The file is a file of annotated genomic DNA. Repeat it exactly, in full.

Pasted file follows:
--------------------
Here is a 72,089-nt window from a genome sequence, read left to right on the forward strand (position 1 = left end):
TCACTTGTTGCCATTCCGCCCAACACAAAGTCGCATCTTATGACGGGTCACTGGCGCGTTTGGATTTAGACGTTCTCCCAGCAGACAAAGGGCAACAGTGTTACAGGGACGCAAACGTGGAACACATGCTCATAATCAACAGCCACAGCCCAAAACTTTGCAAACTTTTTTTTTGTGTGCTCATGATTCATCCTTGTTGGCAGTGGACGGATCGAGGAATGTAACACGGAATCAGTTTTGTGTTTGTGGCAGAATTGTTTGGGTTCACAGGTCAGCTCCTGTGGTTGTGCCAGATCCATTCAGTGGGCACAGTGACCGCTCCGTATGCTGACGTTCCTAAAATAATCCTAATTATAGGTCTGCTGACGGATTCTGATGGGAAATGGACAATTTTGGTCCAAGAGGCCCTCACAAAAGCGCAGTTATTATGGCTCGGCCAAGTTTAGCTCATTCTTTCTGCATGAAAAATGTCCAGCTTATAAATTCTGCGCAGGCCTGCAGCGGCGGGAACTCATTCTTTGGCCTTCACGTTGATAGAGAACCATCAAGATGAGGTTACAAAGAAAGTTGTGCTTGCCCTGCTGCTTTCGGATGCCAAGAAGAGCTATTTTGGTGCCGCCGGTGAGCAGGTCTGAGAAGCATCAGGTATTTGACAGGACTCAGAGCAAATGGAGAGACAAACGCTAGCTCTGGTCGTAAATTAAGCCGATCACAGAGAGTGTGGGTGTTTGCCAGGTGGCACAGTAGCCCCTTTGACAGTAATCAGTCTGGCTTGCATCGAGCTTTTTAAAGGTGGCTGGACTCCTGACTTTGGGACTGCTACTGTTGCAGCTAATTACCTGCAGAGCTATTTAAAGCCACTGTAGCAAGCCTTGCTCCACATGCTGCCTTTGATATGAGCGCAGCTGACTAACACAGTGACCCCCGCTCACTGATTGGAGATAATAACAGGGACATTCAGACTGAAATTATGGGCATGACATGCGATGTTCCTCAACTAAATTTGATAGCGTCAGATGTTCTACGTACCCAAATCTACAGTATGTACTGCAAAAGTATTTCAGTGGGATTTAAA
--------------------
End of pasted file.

Here is a 72,089-nt window from a genome sequence, read left to right on the forward strand (position 1 = left end):
TCACTTGTTGCCATTCCGCCCAACACAAAGTCGCATCTTATGACGGGTCACTGGCGCGTTTGGATTTAGACGTTCTCCCAGCAGACAAAGGGCAACAGTGTTACAGGGACGCAAACGTGGAACACATGCTCATAATCAACAGCCACAGCCCAAAACTTTGCAAACTTTTTTTTTGTGTGCTCATGATTCATCCTTGTTGGCAGTGGACGGATCGAGGAATGTAACACGGAATCAGTTTTGTGTTTGTGGCAGAATTGTTTGGGTTCACAGGTCAGCTCCTGTGGTTGTGCCAGATCCATTCAGTGGGCACAGTGACCGCTCCGTATGCTGACGTTCCTAAAATAATCCTAATTATAGGTCTGCTGACGGATTCTGATGGGAAATGGACAATTTTGGTCCAAGAGGCCCTCACAAAAGCGCAGTTATTATGGCTCGGCCAAGTTTAGCTCATTCTTTCTGCATGAAAAATGTCCAGCTTATAAATTCTGCGCAGGCCTGCAGCGGCGGGAACTCATTCTTTGGCCTTCACGTTGATAGAGAACCATCAAGATGAGGTTACAAAGAAAGTTGTGCTTGCCCTGCTGCTTTCGGATGCCAAGAAGAGCTATTTTGGTGCCGCCGGTGAGCAGGTCTGAGAAGCATCAGGTATTTGACAGGACTCAGAGCAAATGGAGAGACAAACGCTAGCTCTGGTCGTAAATTAAGCCGATCACAGAGAGTGTGGGTGTTTGCCAGGTGGCACAGTAGCCCCTTTGACAGTAATCAGTCTGGCTTGCATCGAGCTTTTTAAAGGTGGCTGGACTCCTGACTTTGGGACTGCTACTGTTGCAGCTAATTACCTGCAGAGCTATTTAAAGCCACTGTAGCAAGCCTTGCTCCACATGCTGCCTTTGATATGAGCGCAGCTGACTAACACAGTGACCCCCGCTCACTGATTGGAGATAATAACAGGGACATTCAGACTGAAATTATGGGCATGACATGCGATGTTCCTCAACTAAATTTGATAGCGTCAGATGTTCTACGTACCCAAATCTACAGTATGTACTGCAAAAGTATTTCAGTGGGATTTAAA